Ethnic Attrition and the Observed Health of Later-Generation Mexican Americans

13 Pages Posted: 8 Aug 2016

See all articles by Francisca Antman

Francisca Antman

University of Colorado at Boulder - Department of Economics

Brian Duncan

University of Colorado at Denver

Stephen J. Trejo

University of Texas at Austin - Department of Economics; IZA Institute of Labor Economics

Abstract

Numerous studies find that U.S.-born Hispanics differ significantly from non-Hispanic whites on important measures of human capital, including health. Nevertheless, almost all studies rely on subjective measures of ethnic self-identification to identify immigrants' U.S.-born descendants. This can lead to bias due to "ethnic attrition," which occurs whenever a U.S.-born descendant of a Hispanic immigrant fails to self-identify as Hispanic. This paper shows that Mexican American ethnic attritors are generally more likely to display health outcomes closer to those of non-Hispanic whites. This biases conventional estimates of Mexican American health away from suggesting patterns of assimilation and convergence with non-Hispanic whites.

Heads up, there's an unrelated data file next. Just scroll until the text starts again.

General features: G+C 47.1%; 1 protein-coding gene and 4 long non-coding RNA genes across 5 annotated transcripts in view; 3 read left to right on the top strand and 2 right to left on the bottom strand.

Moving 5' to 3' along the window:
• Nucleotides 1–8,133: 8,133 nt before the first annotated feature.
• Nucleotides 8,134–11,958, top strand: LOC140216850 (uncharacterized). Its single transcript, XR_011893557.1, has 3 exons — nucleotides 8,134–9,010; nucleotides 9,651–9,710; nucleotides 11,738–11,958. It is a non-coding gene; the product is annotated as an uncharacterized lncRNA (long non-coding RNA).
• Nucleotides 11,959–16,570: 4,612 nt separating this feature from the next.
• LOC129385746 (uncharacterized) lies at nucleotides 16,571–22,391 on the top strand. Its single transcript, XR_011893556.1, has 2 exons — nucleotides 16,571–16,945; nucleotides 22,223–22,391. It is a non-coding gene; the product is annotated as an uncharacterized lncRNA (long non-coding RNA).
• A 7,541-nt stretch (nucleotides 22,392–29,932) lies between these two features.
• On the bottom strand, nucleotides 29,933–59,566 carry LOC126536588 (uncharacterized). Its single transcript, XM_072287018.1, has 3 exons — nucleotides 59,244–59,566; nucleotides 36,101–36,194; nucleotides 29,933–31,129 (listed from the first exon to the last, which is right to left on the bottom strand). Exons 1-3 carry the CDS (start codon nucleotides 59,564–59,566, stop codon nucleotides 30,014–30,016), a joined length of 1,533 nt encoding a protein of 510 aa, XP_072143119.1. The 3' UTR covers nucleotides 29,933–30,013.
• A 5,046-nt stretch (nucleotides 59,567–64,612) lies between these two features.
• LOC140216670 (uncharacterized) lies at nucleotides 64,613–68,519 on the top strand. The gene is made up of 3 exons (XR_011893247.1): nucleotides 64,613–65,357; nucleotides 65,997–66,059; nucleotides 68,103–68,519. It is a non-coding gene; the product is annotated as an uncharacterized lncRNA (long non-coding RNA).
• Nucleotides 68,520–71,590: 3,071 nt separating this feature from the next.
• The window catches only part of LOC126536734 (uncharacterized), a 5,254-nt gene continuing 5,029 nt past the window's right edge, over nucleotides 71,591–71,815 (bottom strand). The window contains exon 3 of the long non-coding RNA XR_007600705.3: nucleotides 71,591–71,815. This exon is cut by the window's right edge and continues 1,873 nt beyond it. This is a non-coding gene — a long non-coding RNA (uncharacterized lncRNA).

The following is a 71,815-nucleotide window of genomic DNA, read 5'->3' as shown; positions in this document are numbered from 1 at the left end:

Keywords: ethnic attrition, assimilation, identity

JEL Classification: J15, J12, I14

Suggested Citation

Antman, Francisca and Duncan, Brian and Trejo, Stephen J., Ethnic Attrition and the Observed Health of Later-Generation Mexican Americans. IZA Discussion Paper No. 10062. Available at SSRN: https://ssrn.com/abstract=2819343

Francisca Antman (Contact Author)

University of Colorado at Boulder - Department of Economics ( email )

Campus Box 256
Boulder, CO 80309
United States

Brian Duncan

University of Colorado at Denver ( email )

Box 173364
1250 14th Street
Denver, CO 80217
United States

Stephen J. Trejo

University of Texas at Austin - Department of Economics ( email )

Austin, TX 78712
United States
512-475-8512 (Phone)
512-471-3510 (Fax)

IZA Institute of Labor Economics

P.O. Box 7240
Bonn, D-53072
Germany

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